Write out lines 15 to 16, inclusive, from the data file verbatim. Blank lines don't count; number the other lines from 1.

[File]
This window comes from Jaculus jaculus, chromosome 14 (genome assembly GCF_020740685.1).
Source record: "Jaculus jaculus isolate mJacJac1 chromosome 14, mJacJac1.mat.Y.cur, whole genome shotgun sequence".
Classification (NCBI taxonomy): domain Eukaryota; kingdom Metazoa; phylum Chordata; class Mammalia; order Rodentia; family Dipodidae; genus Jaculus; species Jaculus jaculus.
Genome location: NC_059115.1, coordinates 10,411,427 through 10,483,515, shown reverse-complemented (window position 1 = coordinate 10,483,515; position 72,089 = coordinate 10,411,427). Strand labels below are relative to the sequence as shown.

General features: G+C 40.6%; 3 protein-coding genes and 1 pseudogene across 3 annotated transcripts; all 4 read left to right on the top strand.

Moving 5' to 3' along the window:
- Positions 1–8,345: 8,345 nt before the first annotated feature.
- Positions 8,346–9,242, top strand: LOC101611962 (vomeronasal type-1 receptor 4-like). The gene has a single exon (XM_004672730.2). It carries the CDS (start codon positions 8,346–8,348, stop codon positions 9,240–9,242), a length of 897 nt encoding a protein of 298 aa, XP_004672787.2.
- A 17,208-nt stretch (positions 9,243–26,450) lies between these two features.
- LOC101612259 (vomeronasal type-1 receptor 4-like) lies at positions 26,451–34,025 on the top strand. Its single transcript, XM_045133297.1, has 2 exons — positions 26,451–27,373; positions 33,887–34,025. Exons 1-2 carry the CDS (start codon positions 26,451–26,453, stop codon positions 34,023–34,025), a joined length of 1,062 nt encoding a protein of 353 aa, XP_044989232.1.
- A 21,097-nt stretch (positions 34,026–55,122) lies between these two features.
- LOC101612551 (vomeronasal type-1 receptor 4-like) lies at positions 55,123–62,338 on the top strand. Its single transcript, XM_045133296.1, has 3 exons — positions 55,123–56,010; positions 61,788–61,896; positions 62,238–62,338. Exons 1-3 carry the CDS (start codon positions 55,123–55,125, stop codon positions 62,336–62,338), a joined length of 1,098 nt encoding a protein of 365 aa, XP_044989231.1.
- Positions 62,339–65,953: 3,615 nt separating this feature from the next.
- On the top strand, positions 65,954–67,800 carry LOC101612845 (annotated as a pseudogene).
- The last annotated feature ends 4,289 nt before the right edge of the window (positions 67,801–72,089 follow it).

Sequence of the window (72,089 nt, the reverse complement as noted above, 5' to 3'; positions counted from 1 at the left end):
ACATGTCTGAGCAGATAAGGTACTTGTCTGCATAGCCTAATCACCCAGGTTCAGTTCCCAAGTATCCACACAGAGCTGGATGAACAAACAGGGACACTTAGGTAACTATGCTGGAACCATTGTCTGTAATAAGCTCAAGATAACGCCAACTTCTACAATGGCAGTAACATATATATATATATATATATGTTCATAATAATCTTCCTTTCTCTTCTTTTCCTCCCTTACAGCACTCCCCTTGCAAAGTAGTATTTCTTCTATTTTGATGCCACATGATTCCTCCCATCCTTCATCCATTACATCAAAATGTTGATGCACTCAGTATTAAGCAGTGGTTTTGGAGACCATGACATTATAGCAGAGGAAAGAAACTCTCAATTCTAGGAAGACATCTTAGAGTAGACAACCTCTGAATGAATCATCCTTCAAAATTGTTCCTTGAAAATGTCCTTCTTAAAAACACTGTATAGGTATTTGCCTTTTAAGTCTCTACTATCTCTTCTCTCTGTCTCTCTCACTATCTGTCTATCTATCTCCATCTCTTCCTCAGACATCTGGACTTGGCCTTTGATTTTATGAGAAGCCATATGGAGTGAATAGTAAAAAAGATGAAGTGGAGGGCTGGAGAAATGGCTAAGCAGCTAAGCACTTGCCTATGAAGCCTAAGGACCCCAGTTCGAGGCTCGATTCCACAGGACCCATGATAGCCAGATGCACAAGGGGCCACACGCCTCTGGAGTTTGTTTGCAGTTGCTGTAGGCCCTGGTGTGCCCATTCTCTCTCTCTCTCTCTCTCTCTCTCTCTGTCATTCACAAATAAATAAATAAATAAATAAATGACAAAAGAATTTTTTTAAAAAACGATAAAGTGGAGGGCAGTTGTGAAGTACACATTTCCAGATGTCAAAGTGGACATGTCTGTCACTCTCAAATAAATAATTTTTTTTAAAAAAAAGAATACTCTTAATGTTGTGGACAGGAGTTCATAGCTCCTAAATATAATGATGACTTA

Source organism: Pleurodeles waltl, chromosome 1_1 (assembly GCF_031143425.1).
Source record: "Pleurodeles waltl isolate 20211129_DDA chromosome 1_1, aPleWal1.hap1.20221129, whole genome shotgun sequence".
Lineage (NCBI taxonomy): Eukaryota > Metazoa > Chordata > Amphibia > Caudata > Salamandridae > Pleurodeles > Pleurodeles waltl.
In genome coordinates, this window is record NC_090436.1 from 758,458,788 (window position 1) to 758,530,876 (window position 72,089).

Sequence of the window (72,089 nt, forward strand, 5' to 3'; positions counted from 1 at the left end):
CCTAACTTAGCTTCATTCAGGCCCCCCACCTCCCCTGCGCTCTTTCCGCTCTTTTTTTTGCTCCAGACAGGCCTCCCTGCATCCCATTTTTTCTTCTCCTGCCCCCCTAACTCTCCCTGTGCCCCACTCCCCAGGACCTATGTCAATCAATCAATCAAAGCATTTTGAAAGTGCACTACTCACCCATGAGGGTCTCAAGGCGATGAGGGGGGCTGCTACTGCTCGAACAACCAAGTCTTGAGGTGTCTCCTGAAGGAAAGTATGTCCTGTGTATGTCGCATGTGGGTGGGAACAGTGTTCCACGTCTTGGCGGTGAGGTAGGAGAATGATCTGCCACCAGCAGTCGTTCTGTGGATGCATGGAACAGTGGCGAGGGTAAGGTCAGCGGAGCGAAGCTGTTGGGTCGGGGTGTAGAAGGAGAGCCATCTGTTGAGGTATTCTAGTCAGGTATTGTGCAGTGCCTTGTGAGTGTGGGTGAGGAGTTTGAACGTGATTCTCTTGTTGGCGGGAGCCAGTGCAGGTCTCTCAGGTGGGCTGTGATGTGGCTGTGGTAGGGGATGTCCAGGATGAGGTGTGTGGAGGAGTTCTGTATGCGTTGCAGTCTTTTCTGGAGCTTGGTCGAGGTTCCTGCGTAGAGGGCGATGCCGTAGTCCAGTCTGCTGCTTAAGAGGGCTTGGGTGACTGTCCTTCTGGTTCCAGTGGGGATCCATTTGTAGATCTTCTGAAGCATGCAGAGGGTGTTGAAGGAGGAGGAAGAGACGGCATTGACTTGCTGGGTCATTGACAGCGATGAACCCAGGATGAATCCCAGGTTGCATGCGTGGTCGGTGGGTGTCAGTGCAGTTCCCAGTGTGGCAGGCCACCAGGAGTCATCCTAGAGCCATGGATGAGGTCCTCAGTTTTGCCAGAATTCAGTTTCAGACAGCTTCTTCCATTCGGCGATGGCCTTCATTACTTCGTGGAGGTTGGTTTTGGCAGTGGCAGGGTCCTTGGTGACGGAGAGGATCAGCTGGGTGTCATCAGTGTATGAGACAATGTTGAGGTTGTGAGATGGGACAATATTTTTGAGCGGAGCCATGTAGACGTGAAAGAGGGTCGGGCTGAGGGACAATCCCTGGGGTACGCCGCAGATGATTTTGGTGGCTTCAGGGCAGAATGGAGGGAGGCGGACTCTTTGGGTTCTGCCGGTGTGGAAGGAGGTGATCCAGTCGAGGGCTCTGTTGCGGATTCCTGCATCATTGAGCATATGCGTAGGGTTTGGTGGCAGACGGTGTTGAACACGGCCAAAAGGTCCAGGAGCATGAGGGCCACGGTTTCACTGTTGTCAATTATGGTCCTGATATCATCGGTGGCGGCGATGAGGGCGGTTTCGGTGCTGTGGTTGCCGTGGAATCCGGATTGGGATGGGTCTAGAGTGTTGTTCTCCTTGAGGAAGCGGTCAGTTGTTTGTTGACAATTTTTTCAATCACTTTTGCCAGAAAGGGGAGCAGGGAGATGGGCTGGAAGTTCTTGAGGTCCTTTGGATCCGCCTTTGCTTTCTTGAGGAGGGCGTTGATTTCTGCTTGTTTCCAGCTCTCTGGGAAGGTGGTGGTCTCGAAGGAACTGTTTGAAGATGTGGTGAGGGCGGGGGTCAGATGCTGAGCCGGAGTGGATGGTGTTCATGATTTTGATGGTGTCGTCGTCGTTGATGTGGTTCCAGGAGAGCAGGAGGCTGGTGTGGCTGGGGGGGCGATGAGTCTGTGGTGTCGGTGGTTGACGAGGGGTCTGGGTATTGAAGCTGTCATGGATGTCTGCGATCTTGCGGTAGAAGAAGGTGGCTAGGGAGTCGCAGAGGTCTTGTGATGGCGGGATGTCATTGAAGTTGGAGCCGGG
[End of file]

- The last annotated feature ends 4,289 nt before the right edge of the window (positions 67,801–72,089 follow it).

Sequence of the window (72,089 nt, the reverse complement as noted above, 5' to 3'; positions counted from 1 at the left end):